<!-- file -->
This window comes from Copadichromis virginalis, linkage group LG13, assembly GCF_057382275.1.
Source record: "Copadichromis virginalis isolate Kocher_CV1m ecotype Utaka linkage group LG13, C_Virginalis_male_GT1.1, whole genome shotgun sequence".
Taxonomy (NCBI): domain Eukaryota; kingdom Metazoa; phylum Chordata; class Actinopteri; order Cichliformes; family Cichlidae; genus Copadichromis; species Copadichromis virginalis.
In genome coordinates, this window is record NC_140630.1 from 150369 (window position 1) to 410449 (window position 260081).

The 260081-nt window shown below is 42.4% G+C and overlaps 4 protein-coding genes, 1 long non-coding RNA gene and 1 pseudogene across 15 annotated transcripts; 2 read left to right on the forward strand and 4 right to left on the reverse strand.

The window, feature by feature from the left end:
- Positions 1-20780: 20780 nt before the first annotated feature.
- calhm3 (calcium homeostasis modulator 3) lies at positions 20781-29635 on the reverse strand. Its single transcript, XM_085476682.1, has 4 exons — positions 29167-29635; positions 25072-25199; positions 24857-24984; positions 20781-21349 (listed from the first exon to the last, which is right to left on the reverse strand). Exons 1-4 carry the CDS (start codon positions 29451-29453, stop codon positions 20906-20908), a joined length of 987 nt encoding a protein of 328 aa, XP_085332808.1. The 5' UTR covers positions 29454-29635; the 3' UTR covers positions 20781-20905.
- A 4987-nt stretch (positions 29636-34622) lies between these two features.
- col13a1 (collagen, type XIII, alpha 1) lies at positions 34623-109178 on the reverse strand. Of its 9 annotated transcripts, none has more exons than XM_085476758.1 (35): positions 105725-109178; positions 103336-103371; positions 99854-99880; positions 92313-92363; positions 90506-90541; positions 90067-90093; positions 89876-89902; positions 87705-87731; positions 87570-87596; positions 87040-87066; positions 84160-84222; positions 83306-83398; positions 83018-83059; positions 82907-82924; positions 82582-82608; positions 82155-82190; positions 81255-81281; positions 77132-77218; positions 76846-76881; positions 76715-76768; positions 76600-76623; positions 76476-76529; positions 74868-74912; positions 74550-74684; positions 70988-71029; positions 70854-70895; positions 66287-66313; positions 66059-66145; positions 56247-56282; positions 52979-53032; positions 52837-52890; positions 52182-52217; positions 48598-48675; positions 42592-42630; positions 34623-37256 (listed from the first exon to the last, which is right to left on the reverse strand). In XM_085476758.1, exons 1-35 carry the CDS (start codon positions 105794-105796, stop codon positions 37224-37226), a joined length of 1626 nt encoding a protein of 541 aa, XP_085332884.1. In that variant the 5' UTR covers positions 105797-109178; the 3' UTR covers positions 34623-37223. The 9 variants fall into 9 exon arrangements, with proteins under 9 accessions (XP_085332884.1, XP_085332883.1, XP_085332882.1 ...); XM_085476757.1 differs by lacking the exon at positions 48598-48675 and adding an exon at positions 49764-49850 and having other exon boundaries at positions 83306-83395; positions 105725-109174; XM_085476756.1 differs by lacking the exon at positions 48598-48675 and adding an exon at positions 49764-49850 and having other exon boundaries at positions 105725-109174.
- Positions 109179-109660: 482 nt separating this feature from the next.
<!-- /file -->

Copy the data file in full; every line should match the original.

This window comes from Copadichromis virginalis, linkage group LG13, assembly GCF_057382275.1.
Source record: "Copadichromis virginalis isolate Kocher_CV1m ecotype Utaka linkage group LG13, C_Virginalis_male_GT1.1, whole genome shotgun sequence".
Taxonomy (NCBI): domain Eukaryota; kingdom Metazoa; phylum Chordata; class Actinopteri; order Cichliformes; family Cichlidae; genus Copadichromis; species Copadichromis virginalis.
In genome coordinates, this window is record NC_140630.1 from 150369 (window position 1) to 410449 (window position 260081).

The 260081-nt window shown below is 42.4% G+C and overlaps 4 protein-coding genes, 1 long non-coding RNA gene and 1 pseudogene across 15 annotated transcripts; 2 read left to right on the forward strand and 4 right to left on the reverse strand.

The window, feature by feature from the left end:
- Positions 1-20780: 20780 nt before the first annotated feature.
- calhm3 (calcium homeostasis modulator 3) lies at positions 20781-29635 on the reverse strand. Its single transcript, XM_085476682.1, has 4 exons — positions 29167-29635; positions 25072-25199; positions 24857-24984; positions 20781-21349 (listed from the first exon to the last, which is right to left on the reverse strand). Exons 1-4 carry the CDS (start codon positions 29451-29453, stop codon positions 20906-20908), a joined length of 987 nt encoding a protein of 328 aa, XP_085332808.1. The 5' UTR covers positions 29454-29635; the 3' UTR covers positions 20781-20905.
- A 4987-nt stretch (positions 29636-34622) lies between these two features.
- col13a1 (collagen, type XIII, alpha 1) lies at positions 34623-109178 on the reverse strand. Of its 9 annotated transcripts, none has more exons than XM_085476758.1 (35): positions 105725-109178; positions 103336-103371; positions 99854-99880; positions 92313-92363; positions 90506-90541; positions 90067-90093; positions 89876-89902; positions 87705-87731; positions 87570-87596; positions 87040-87066; positions 84160-84222; positions 83306-83398; positions 83018-83059; positions 82907-82924; positions 82582-82608; positions 82155-82190; positions 81255-81281; positions 77132-77218; positions 76846-76881; positions 76715-76768; positions 76600-76623; positions 76476-76529; positions 74868-74912; positions 74550-74684; positions 70988-71029; positions 70854-70895; positions 66287-66313; positions 66059-66145; positions 56247-56282; positions 52979-53032; positions 52837-52890; positions 52182-52217; positions 48598-48675; positions 42592-42630; positions 34623-37256 (listed from the first exon to the last, which is right to left on the reverse strand). In XM_085476758.1, exons 1-35 carry the CDS (start codon positions 105794-105796, stop codon positions 37224-37226), a joined length of 1626 nt encoding a protein of 541 aa, XP_085332884.1. In that variant the 5' UTR covers positions 105797-109178; the 3' UTR covers positions 34623-37223. The 9 variants fall into 9 exon arrangements, with proteins under 9 accessions (XP_085332884.1, XP_085332883.1, XP_085332882.1 ...); XM_085476757.1 differs by lacking the exon at positions 48598-48675 and adding an exon at positions 49764-49850 and having other exon boundaries at positions 83306-83395; positions 105725-109174; XM_085476756.1 differs by lacking the exon at positions 48598-48675 and adding an exon at positions 49764-49850 and having other exon boundaries at positions 105725-109174.
- Positions 109179-109660: 482 nt separating this feature from the next.